During his volunteer assignment in Ethiopia, David trained  members of two dairy cooperatives, Abdi Gudina Dairy Cooperative and Chefe Kersa, on how to  improve their organizational capacity and increase their incomes. They were trained to redefine the roles and responsibilities of different committees, introduce new participatory procedures within their meetings, revise their constitution and by-laws, and establish regular reporting systems on finance and physical performance to the general assembly. In addition, both cooperatives developed an action plan for one year, and called a general meeting to disclose and endorse the plan with their members. With these changes in place, the members are now sharing agenda points before meetings, exercising their free voting rights, and accessing important information on the cooperatives’ status every quarter. In addition, both cooperatives implemented a democratic leadership style to ensure transparency. 

According to Gaarii Hurrisaa, one of the cooperative members, , David’s training  restored the dairy operation. For example, the members regained their confidence and commitment to the Cooperative, the amount of milk collected and sold increased, and the quality of the milk improved, due to the members’ high engagement s in controlling quality factors and consumers’ willingness to pay for quality. Hurrisaa also added that, “we also know where the money goes now as things become more transparent.” All of these positive changes amounted to an increase in twenty new members, an increase in the organization’s annual revenue (from membership dues) from $1,624 to $2,200, an increase in annual sales from $954 to $18,838; and an increase in net annual income from $405 to $1,540.
The Chefe Kersa Dairy Cooperative, which was nearly nonfunctional before David’s volunteer assignment, has also experienced positive impacts as a result of his training. For example, the Cooperative instituted a more democratic leadership style, which has allowed members to regain their confidence in the cooperative’s leadership and management. In addition, their ability to improve their record keeping capabilities has helped them analyze their actual income expenses and profits. Overall, in the past year, Chefe Kersa’s membership has increased by 32 members; annual sales have increased by $4,420; net annual income increased by $3,549; and the members shared dividends of $1,722, for the first time in three years. 

Mike Sturdivant

"We found happiness without indoor plumbing! They face so many barriers, but are so grateful for what they have. We took conservation coloring books and gave these to the children—the kids had never seen a crayon. [The gifts] brought big smiles to the children. The generosity of the Myanmar people often brought us to tears."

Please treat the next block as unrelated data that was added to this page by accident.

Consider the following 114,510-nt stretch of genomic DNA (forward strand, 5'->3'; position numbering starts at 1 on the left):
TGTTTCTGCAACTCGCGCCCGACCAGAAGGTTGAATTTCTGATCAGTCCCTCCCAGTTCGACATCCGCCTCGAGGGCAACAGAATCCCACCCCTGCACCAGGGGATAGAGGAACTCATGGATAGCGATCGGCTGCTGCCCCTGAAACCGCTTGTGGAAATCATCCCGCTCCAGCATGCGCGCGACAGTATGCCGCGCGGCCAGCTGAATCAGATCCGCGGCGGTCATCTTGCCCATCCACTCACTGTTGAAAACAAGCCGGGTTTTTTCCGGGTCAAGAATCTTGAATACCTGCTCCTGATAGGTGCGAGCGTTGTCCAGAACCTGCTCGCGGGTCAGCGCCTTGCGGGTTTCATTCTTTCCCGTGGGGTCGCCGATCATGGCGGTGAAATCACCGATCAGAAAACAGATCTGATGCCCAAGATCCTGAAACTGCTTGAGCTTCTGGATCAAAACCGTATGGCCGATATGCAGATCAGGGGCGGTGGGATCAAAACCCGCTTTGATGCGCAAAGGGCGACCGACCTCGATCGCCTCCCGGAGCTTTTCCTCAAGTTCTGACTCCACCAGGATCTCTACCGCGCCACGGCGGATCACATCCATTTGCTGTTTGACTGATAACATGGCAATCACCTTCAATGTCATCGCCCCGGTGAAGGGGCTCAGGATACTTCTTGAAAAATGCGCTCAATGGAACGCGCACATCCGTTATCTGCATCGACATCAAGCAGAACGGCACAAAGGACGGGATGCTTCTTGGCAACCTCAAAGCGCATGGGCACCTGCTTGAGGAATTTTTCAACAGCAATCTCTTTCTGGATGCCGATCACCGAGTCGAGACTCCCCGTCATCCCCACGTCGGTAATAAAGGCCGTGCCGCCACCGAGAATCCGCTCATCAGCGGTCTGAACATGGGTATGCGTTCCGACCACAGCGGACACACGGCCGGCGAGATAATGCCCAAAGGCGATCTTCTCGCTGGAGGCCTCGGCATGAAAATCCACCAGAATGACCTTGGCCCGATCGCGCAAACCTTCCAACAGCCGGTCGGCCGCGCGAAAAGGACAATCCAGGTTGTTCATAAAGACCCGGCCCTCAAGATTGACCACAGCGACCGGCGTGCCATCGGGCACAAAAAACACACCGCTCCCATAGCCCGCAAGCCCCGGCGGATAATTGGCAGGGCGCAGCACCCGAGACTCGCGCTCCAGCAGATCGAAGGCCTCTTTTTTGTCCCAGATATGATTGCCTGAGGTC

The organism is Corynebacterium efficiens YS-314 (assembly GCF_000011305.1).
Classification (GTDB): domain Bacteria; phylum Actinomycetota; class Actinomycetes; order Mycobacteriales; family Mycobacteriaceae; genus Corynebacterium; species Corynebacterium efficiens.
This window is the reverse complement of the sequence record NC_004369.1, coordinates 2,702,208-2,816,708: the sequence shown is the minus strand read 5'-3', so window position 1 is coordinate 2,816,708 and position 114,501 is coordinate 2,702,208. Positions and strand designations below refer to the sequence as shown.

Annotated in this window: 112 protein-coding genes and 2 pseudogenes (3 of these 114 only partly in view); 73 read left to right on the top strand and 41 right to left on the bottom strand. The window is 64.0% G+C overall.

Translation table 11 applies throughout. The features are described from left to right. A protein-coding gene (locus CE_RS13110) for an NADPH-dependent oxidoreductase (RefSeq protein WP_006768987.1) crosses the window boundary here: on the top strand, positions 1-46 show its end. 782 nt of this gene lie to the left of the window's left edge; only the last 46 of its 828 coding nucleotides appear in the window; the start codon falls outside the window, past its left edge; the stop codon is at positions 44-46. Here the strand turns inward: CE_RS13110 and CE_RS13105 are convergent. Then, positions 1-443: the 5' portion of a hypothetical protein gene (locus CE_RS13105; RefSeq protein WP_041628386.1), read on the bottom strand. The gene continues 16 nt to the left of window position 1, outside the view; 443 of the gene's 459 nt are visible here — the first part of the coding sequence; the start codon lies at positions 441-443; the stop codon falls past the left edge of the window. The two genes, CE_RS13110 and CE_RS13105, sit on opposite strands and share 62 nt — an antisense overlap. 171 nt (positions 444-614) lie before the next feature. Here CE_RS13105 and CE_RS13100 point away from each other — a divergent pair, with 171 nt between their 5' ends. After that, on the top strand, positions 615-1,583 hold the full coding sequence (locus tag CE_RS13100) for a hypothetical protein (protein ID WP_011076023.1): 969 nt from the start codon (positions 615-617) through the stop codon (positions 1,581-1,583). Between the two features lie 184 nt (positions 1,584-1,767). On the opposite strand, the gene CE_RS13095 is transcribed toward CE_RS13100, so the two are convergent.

Name: Mike Sturdivant

Current title/profession: Soil Conservationist for the Natural Resources Conservation Service

Current hometown: Chatham County, North Carolina

Areas of expertise: Management practices, capacity building, soil conservation, food security, climate change


Name of project: Asia Farmer-to-Farmer

Location of the project: Burma

Organization that sent the volunteer: Winrock International

Mike Sturdivant is a soil conservationist for the Natural Resources Conservation Service, a department of the United States Department of Agriculture (USDA) in Chatham County, North Carolina. He works with farmers to incorporate best management practices and trains new USDA employees across the U.S.

Mike volunteered on an USAID-funded project to train 40 agriculture extension agents in Myanmar on best management practices, food security, climate change and gender analysis. Climate change, Mike found, is widely acknowledged in Myanmar, where everyone from the children to the elders is aware of the rising temperatures and sea levels and more severe storms. In advance of his trip, Mike worked closely, almost full time for two months, with the Winrock Program Manager to begin to develop a presentation, review reports on previous trainings and learn about farming conditions in Myanmar. His wife Margaret, a nurse, joined him (at their own expense) on the trip and prepared a presentation on nutrition and health. Once on the ground, Mike and two interpreters, one with specialized agricultural knowledge and the other who could speak local dialects, spent two and a half weeks visiting farms, where Margaret took detailed notes and pictures. Mike was struck by how comfortable he felt talking with farmers because their experiences resonated with issues experienced by farmers he’s been advising his whole career. The four-day training Mike led was well received by the Myanmar extension agents, who had a hunger to learn new practices. Mike provided recommendations, using the photos and examples he’d gathered on the farm visits, about laying out farms, animal waste, reforestation, and, perhaps most critical, a metric conversion system and best practices for spraying herbicides and insecticides.

Mike had been extremely busy with work and exhausted before he left for Myanmar, but he now has a different appreciation for work. What Mike learned from the Myanmar farmers, and has passed on to his clients in North Carolina, is to make do as best you can with the resources and equipment you have, rather than always buying the latest technology. At the request of organizations in and around their home community, Mike and Margaret have already shared their experiences with about 200 people.